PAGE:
It’s weird how going to shows changes as you advance in age. In my late teens, I would walk two miles each way to Hairy Mary’s (RIP) for all ages matinee shows, so excited that bands like Vader, Spirit Caravan and Today is the Day were playing anywhere near me. My lame broke ass didn’t have a car or any friends that were into underground metal (being shy and awkward and going to Catholic school for the entirety of your pre-college education will do that to you) so I hoofed it, and I thought it was the greatest thing in the world. I would watch every single band, no matter how many were on the bill and my enthusiasm never wavered for the shows, even when the bands didn’t start on time, or when the bands sounded like complete shit, or when the bands didn’t show up.
Fast forward to my mid thirties. I now live in a town where there’s basically no such thing as all ages shows, let alone matinee shows. Shows in Sacramento don’t start until what would typically be my bedtime and I often find myself struggling to get my ass off the couch and go, no matter how badly I might want to see the bands playing and support the scene. The only reason I arrive at shows early is so I can get a decent parking spot which requires me to walk as little as possible. I have to sit down between sets to rest my back and feet, sometimes even having to skip a band’s set all together in order to save my energy and my spine for whichever band I’m the most interested in seeing.
Granted, I don’t exercise, have shitty posture and my piss poor diet would probably kill lesser men, so I’m sure that combined with my advancing age doesn’t help matters. I still love metal as much as I did back then, but for whatever reason my will to support live music has wavered significantly; I have to really, REALLY want to see a band in order to make myself go.
The other part of the equation is that the older I get, the less I want to be around other people and every show I go to, there’s always at least one obnoxious piece of crap that I’d like to stomp into the floor of the venue until they’re nothing but a giant grease spot (I’m actually a cream puff and could never do this, but a man can dream). Usually it’s the one motherfucker who thinks its 2002 and he’s at a metalcore show and wants to pull that kung fu bullshit (I actually saw someone doing this at a doom/sludge show recently; how in the actual fuck are you gonna kung fu at a doom show?), or the one motherfucker that got completely wasted well before anyone else and flails around like an idiot with no motor skills, with no regard for anyone around him (this guy was in attendance on Thursday night), or the one motherfucker that keeps trying to start a pit even though no one else wants to mosh because they’re there to watch the fucking band (what a concept).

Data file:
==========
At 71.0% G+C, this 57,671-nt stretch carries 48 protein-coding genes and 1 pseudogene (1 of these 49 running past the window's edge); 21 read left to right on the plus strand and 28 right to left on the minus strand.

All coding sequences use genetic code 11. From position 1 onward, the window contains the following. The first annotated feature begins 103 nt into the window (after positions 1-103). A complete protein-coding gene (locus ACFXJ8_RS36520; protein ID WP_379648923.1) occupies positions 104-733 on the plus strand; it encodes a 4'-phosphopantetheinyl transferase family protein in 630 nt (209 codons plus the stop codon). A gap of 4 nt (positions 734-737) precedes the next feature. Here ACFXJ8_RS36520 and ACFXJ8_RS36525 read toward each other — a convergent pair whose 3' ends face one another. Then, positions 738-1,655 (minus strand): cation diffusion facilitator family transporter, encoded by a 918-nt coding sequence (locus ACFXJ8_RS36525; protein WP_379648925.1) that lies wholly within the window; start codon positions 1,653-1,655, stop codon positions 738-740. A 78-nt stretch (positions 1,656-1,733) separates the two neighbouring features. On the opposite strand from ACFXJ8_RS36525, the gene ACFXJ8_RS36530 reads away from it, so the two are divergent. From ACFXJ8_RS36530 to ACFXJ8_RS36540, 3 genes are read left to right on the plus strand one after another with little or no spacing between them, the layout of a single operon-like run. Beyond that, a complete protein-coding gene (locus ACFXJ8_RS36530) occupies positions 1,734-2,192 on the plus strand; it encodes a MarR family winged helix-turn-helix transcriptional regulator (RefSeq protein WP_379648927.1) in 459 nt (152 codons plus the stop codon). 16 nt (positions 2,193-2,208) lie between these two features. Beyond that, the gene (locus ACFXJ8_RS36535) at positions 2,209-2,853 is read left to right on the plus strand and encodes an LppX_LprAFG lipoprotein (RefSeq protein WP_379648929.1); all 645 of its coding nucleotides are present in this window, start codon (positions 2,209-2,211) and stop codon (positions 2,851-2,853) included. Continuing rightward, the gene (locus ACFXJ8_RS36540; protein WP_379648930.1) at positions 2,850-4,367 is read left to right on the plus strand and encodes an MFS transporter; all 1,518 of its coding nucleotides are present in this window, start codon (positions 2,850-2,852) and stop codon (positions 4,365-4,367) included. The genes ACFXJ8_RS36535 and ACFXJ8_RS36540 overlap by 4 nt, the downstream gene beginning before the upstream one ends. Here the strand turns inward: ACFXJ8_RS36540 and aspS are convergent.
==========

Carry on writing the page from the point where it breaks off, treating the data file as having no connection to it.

But as creaky, cranky and curmudgeonly as I’ve become, every once in a while a band comes along and makes me feel that same rush that I felt in my late teens. The UK’s Dragged Into Sunlight did exactly that on Thursday night, delivering one of the best sets I’ve seen since moving to Sacramento two years ago.
To be quite honest, I wasn’t at all familiar with DIS; I seem to recall checking out a promo of their 2009 full length Hatred For Mankind, but for whatever reason it didn’t grab me at the time… I have no idea why. But, the internet has been buzzing about the band’s recent live outings, with many folks I trust and respect stating that they were the best band at this year’s edition of Maryland Death Fest. As a student of metal and knowing that they’d be touring my way soon, I decided that I owed it to myself to check them them out when they came to Sacramento.
For all the hype that I’d been hearing about the band, they did not disappoint. Dragged Into Sunlight’s performance was devastating, a crushing combination of doom, black metal and noise (these are a few of my favorite things) that engulfed the tiny Starlite Lounge. The band’s attack is a dynamic one, moving from corrosive tremolo riffs to pummeling, sludgy downshifts in tempo to ear-destroying electronics; the diverse sounds Dragged Into Sunlight conjured complimented and bled into one another seamlessly, yet maintained their distinctive tones and nuances. How I managed to go so long without fully checking out a band who’s sound feels like it’s tailor made for my tastes shall forever remain a mystery.
Indeed, Dragged Into Sunlight’s music was impressively heavy, but their stage presentation helped push things to the next sub level of metal Hell. Smoke billowed from the stage, which was lit only by a large wrought iron candelabra with a deer skull affixed to it, some sort of red LED panels that were positioned in front of the two guitarists’ amps and a blinding strobe light that appeared to be synced up with the kick drum. The band played with their backs to the audience, conjuring images of the only scary moment in The Blair Witch Project when they find the creepy house and that dude is standing in the corner and then they all die. This made for an all-out assault on the senses that was quite unlike anything else I’ve ever experienced in a live setting.
By the time Dragged Into Sunlight’s set was over, I was covered in sweat, having managed to stand near the front of the stage for the duration of the performance, totally entranced by what was unfolding before me; the only other bands I can think of in recent memory that have had a similar effect were Dispirit, Sunn O))) and Ufomammut (pretty damn good company to be in). All that aforementioned cantankerousness had poured out of my pores as I gave myself over completely to the music; I left the venue feeling completely drained yet completely satisfied.
That’s the great thing about metal though. There are periods where you might feel old and jaded, but all it takes is the right band at the right place at the right time to restore your faith.